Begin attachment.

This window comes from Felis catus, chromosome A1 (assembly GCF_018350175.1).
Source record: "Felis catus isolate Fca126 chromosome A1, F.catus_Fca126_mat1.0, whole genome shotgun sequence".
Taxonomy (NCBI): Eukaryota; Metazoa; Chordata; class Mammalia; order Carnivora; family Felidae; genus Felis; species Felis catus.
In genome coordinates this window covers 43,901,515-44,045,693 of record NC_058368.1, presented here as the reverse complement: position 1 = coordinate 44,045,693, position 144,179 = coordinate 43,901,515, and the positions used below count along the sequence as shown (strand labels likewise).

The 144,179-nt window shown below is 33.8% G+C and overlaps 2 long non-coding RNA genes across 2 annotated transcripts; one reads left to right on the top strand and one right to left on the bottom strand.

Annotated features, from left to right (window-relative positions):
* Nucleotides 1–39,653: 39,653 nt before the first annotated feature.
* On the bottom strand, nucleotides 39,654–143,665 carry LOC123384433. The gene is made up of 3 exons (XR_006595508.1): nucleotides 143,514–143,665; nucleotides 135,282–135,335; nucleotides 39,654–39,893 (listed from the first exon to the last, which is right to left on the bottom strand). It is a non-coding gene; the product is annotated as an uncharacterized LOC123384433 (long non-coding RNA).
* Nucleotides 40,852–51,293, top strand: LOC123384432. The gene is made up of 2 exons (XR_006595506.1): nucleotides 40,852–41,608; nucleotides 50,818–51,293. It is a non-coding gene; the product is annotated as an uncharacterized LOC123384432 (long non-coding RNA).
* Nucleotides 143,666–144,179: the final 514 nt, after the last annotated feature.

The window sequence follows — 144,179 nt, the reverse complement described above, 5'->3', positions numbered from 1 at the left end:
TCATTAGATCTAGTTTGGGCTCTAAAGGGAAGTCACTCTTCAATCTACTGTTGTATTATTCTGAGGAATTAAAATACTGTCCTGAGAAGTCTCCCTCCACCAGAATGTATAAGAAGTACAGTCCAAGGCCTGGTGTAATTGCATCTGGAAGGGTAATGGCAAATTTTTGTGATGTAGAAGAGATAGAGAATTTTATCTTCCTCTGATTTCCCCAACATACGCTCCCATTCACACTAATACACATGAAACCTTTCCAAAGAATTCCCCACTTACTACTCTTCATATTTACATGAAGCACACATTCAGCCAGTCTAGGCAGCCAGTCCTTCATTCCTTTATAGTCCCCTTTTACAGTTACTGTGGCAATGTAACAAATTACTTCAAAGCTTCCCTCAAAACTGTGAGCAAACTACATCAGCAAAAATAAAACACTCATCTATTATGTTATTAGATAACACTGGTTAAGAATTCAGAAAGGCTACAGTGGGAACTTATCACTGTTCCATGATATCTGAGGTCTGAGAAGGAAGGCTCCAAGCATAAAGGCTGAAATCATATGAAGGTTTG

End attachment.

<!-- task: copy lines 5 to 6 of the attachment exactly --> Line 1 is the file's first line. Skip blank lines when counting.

The 144,179-nt window shown below is 33.8% G+C and overlaps 2 long non-coding RNA genes across 2 annotated transcripts; one reads left to right on the top strand and one right to left on the bottom strand.

Annotated features, from left to right (window-relative positions):